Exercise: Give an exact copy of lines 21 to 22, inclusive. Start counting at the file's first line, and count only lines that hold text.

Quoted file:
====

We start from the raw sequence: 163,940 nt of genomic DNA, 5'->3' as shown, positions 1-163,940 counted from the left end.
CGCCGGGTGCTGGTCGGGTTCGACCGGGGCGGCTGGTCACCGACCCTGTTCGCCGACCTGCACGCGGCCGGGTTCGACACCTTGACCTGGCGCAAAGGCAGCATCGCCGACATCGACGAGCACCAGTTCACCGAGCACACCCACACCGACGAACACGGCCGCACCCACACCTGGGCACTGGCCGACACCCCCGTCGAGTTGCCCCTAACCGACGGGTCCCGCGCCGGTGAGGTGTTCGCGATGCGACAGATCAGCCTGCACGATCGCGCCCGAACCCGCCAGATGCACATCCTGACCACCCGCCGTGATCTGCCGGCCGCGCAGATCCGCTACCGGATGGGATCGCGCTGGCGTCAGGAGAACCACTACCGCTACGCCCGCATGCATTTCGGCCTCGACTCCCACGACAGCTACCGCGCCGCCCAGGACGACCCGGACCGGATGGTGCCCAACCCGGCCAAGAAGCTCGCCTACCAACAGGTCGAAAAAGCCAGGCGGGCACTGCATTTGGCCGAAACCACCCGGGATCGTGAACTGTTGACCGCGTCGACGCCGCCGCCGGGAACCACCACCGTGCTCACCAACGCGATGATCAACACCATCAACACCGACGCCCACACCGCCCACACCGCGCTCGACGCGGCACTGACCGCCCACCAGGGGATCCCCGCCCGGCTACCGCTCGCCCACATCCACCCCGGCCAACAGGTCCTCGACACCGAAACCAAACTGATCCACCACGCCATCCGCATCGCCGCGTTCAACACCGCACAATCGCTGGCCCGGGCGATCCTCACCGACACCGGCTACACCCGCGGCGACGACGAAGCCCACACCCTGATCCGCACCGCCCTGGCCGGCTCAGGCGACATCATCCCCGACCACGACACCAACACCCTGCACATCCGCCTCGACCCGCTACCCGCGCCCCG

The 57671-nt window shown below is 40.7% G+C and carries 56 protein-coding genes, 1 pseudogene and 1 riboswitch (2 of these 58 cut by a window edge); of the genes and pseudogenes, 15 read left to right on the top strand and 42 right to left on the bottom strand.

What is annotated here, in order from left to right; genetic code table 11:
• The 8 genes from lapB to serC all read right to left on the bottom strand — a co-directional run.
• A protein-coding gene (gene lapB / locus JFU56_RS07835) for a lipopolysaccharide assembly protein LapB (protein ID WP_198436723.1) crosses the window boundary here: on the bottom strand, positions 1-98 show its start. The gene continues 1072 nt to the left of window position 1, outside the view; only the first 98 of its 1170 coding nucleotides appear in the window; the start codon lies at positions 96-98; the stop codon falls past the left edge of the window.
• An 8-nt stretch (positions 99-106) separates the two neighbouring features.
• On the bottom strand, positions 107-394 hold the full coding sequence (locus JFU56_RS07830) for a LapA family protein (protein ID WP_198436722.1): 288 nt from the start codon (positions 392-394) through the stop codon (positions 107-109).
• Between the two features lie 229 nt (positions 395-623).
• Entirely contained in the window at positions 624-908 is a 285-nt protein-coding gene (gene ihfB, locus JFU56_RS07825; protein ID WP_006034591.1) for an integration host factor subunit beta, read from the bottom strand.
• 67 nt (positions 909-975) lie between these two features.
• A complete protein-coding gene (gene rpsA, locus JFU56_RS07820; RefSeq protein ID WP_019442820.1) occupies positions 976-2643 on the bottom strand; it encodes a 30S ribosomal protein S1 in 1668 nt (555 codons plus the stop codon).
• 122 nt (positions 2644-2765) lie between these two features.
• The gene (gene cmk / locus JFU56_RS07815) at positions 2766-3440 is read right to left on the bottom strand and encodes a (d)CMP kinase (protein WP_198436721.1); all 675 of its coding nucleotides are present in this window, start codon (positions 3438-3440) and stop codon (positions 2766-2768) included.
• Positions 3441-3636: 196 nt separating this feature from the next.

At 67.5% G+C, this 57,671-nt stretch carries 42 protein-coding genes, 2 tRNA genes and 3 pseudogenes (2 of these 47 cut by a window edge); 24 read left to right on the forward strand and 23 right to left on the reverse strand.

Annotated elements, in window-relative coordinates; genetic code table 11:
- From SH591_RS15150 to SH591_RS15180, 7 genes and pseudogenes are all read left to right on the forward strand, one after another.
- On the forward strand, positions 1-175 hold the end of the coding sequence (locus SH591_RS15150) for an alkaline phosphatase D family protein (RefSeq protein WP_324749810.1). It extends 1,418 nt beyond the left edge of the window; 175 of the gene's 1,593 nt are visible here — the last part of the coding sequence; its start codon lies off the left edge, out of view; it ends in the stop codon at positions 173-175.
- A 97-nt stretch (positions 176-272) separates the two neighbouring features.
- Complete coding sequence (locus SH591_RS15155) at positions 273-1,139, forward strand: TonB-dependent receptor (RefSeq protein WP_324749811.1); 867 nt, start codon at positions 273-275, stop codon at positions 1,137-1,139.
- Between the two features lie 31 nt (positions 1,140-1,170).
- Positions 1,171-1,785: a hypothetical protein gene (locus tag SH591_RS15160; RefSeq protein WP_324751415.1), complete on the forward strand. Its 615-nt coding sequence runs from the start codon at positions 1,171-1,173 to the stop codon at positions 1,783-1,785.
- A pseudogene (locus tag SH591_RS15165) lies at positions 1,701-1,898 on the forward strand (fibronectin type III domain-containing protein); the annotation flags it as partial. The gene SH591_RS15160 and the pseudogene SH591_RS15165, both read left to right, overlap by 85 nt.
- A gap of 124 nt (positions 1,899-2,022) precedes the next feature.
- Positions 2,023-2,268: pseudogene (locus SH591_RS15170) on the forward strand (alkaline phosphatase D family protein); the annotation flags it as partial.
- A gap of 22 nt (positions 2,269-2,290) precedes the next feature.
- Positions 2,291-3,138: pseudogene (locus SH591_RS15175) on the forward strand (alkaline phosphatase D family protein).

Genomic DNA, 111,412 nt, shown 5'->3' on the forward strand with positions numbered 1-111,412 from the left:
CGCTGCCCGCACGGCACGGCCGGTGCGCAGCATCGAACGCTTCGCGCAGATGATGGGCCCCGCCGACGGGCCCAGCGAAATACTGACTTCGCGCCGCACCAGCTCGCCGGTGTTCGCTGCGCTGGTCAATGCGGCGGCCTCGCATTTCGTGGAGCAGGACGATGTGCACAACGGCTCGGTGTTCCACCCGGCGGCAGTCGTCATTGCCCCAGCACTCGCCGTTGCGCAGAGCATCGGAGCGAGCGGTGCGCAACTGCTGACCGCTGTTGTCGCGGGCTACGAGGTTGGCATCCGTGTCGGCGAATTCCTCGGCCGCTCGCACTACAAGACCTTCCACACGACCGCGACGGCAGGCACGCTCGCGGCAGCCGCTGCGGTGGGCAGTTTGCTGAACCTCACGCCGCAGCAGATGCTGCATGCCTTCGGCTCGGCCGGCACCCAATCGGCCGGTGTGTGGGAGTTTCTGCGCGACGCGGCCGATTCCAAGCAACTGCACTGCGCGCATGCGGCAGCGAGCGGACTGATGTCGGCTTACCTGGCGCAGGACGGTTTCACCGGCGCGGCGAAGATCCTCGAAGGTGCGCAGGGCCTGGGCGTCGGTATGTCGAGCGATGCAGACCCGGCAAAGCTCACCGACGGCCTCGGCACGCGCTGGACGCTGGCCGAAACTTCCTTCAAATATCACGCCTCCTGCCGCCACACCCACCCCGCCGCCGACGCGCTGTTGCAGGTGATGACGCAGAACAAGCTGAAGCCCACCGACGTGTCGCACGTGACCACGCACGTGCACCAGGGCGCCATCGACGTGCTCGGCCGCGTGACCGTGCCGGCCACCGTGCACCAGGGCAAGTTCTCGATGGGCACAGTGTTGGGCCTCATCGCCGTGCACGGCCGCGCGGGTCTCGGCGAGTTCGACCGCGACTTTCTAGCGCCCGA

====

- Complete coding sequence (locus SH591_RS15155) at positions 273-1,139, forward strand: TonB-dependent receptor (RefSeq protein WP_324749811.1); 867 nt, start codon at positions 273-275, stop codon at positions 1,137-1,139.
- Between the two features lie 31 nt (positions 1,140-1,170).